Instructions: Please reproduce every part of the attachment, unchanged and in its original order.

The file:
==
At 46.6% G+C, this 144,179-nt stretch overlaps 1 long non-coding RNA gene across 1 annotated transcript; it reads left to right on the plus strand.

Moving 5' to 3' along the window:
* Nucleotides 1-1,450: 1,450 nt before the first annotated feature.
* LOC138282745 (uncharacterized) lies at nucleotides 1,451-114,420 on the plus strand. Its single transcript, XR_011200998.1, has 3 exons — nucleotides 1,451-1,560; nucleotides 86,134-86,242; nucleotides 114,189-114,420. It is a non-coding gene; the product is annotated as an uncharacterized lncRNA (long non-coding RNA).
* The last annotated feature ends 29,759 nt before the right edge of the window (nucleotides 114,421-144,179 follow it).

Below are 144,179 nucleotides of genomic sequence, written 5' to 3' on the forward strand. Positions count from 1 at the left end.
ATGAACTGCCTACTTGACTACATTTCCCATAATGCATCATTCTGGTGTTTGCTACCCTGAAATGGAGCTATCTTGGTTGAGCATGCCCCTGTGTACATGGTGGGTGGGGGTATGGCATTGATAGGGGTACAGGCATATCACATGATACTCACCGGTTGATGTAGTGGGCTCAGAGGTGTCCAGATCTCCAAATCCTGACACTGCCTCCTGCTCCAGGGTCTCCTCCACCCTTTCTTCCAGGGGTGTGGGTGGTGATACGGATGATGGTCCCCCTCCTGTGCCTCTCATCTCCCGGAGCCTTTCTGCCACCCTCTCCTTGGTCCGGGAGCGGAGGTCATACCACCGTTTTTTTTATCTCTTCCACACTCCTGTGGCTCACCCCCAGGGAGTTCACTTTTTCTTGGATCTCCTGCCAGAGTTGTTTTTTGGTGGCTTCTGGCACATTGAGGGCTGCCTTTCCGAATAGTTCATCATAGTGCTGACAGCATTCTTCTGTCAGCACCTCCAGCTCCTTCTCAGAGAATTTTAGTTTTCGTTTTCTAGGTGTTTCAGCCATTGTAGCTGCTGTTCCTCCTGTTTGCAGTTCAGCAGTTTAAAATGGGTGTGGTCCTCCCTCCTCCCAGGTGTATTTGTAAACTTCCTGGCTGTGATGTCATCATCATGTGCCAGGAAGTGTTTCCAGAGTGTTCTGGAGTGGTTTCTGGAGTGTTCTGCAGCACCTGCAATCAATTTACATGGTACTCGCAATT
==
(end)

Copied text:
At 46.6% G+C, this 144,179-nt stretch overlaps 1 long non-coding RNA gene across 1 annotated transcript; it reads left to right on the plus strand.

Moving 5' to 3' along the window:
* Nucleotides 1-1,450: 1,450 nt before the first annotated feature.
* LOC138282745 (uncharacterized) lies at nucleotides 1,451-114,420 on the plus strand. Its single transcript, XR_011200998.1, has 3 exons — nucleotides 1,451-1,560; nucleotides 86,134-86,242; nucleotides 114,189-114,420. It is a non-coding gene; the product is annotated as an uncharacterized lncRNA (long non-coding RNA).
* The last annotated feature ends 29,759 nt before the right edge of the window (nucleotides 114,421-144,179 follow it).

Below are 144,179 nucleotides of genomic sequence, written 5' to 3' on the forward strand. Positions count from 1 at the left end.
ATGAACTGCCTACTTGACTACATTTCCCATAATGCATCATTCTGGTGTTTGCTACCCTGAAATGGAGCTATCTTGGTTGAGCATGCCCCTGTGTACATGGTGGGTGGGGGTATGGCATTGATAGGGGTACAGGCATATCACATGATACTCACCGGTTGATGTAGTGGGCTCAGAGGTGTCCAGATCTCCAAATCCTGACACTGCCTCCTGCTCCAGGGTCTCCTCCACCCTTTCTTCCAGGGGTGTGGGTGGTGATACGGATGATGGTCCCCCTCCTGTGCCTCTCATCTCCCGGAGCCTTTCTGCCACCCTCTCCTTGGTCCGGGAGCGGAGGTCATACCACCGTTTTTTTTATCTCTTCCACACTCCTGTGGCTCACCCCCAGGGAGTTCACTTTTTCTTGGATCTCCTGCCAGAGTTGTTTTTTGGTGGCTTCTGGCACATTGAGGGCTGCCTTTCCGAATAGTTCATCATAGTGCTGACAGCATTCTTCTGTCAGCACCTCCAGCTCCTTCTCAGAGAATTTTAGTTTTCGTTTTCTAGGTGTTTCAGCCATTGTAGCTGCTGTTCCTCCTGTTTGCAGTTCAGCAGTTTAAAATGGGTGTGGTCCTCCCTCCTCCCAGGTGTATTTGTAAACTTCCTGGCTGTGATGTCATCATCATGTGCCAGGAAGTGTTTCCAGAGTGTTCTGGAGTGGTTTCTGGAGTGTTCTGCAGCACCTGCAATCAATTTACATGGTACTCGCAATT